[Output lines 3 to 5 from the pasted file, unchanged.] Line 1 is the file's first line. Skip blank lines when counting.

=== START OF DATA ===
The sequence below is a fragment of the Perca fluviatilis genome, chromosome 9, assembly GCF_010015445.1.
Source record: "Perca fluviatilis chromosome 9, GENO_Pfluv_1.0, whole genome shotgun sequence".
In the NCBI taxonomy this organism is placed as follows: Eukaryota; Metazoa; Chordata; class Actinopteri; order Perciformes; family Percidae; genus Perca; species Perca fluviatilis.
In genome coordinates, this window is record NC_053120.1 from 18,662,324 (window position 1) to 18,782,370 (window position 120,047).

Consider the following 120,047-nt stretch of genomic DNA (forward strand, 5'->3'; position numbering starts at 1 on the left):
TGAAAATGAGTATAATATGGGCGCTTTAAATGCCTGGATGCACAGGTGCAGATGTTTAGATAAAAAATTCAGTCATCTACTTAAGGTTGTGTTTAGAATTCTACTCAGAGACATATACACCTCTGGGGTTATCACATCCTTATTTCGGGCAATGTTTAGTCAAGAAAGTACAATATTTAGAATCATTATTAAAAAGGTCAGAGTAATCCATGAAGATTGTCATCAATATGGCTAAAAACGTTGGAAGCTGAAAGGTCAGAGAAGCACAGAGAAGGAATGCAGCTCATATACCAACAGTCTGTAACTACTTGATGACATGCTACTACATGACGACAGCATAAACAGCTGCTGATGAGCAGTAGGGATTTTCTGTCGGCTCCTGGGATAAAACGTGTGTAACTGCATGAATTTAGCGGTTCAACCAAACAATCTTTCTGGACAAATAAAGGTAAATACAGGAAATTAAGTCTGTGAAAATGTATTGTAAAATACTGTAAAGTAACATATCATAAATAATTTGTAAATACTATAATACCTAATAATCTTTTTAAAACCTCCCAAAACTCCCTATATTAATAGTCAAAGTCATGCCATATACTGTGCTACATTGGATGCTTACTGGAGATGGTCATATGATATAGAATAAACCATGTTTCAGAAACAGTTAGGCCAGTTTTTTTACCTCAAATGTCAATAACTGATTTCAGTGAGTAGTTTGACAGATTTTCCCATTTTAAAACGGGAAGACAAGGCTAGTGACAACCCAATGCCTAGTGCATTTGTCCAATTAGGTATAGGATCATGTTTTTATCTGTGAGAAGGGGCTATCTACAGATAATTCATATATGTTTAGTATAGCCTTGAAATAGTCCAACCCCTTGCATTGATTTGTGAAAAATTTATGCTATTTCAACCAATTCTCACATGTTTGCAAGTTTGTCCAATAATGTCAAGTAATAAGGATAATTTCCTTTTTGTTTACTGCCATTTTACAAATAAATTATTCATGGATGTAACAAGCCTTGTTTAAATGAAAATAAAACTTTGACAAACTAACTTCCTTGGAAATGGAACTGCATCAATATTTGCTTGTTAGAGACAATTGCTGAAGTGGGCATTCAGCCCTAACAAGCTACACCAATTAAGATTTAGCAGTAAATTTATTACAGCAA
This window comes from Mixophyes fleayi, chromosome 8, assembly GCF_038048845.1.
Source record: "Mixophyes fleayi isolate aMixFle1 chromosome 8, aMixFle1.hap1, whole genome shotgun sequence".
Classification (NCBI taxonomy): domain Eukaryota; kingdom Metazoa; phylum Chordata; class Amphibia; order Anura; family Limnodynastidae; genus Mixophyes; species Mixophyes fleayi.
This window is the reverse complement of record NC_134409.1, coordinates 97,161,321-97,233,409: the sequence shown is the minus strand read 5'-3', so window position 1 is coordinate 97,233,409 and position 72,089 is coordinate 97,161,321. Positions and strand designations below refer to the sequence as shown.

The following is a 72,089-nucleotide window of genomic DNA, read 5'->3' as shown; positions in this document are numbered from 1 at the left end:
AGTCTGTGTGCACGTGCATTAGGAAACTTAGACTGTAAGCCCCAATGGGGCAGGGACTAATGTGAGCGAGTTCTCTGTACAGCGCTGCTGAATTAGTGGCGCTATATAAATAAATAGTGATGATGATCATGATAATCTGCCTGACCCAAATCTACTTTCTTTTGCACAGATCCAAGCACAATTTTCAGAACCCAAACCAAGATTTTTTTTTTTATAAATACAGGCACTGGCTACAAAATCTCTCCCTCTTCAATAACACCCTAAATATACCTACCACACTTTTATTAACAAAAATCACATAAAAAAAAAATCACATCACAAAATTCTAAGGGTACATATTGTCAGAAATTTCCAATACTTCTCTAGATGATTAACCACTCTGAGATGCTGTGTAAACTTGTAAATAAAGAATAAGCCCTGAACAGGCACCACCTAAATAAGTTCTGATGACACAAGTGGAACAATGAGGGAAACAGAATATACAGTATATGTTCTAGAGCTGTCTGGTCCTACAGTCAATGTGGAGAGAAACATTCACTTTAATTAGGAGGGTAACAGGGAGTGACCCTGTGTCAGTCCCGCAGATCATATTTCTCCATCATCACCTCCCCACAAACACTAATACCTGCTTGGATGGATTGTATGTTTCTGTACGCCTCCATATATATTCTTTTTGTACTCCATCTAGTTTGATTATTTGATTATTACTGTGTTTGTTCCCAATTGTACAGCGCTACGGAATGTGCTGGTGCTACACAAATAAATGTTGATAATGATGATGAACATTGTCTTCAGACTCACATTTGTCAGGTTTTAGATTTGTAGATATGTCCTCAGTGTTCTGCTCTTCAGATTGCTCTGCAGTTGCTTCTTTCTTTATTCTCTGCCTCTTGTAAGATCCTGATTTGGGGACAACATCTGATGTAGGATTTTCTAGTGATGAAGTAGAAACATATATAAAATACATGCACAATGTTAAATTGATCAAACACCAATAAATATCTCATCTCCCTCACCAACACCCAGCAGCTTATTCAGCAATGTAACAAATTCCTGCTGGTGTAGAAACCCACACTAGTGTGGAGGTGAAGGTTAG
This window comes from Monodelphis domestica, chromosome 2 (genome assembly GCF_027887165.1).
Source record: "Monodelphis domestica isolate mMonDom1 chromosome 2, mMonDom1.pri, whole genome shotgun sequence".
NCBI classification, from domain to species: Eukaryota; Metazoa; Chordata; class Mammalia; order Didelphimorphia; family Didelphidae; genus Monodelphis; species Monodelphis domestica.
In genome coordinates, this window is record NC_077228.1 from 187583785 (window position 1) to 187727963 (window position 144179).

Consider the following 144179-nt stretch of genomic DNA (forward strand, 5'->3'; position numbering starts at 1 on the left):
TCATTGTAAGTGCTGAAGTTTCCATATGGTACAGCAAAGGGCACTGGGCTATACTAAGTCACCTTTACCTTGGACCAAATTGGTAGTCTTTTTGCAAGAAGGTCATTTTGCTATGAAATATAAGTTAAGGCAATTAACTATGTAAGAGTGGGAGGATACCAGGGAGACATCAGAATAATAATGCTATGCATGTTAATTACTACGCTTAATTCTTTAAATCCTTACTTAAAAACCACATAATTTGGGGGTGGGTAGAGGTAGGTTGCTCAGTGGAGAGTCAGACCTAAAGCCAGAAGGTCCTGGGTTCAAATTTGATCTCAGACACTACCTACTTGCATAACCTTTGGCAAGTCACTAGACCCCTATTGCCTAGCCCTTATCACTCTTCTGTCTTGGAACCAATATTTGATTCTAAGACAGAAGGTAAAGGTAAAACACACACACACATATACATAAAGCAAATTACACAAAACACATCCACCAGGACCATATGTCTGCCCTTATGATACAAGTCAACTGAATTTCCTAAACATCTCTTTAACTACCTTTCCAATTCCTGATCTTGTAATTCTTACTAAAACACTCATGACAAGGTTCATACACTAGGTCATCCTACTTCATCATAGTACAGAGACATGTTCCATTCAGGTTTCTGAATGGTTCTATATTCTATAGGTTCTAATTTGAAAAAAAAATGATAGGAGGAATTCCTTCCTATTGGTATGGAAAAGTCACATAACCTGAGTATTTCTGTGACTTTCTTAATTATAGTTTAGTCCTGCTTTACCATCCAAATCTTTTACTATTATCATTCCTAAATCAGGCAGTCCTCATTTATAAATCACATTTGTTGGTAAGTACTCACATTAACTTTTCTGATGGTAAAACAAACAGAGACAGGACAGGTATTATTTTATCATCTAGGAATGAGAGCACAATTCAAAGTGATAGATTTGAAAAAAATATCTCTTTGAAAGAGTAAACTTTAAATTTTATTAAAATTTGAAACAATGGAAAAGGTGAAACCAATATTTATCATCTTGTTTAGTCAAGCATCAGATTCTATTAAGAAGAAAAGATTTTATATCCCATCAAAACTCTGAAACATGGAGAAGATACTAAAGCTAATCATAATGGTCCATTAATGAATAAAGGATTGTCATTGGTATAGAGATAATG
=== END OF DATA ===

In the NCBI taxonomy this organism is placed as follows: Eukaryota; Metazoa; Chordata; class Actinopteri; order Perciformes; family Percidae; genus Perca; species Perca fluviatilis.
In genome coordinates, this window is record NC_053120.1 from 18,662,324 (window position 1) to 18,782,370 (window position 120,047).

Consider the following 120,047-nt stretch of genomic DNA (forward strand, 5'->3'; position numbering starts at 1 on the left):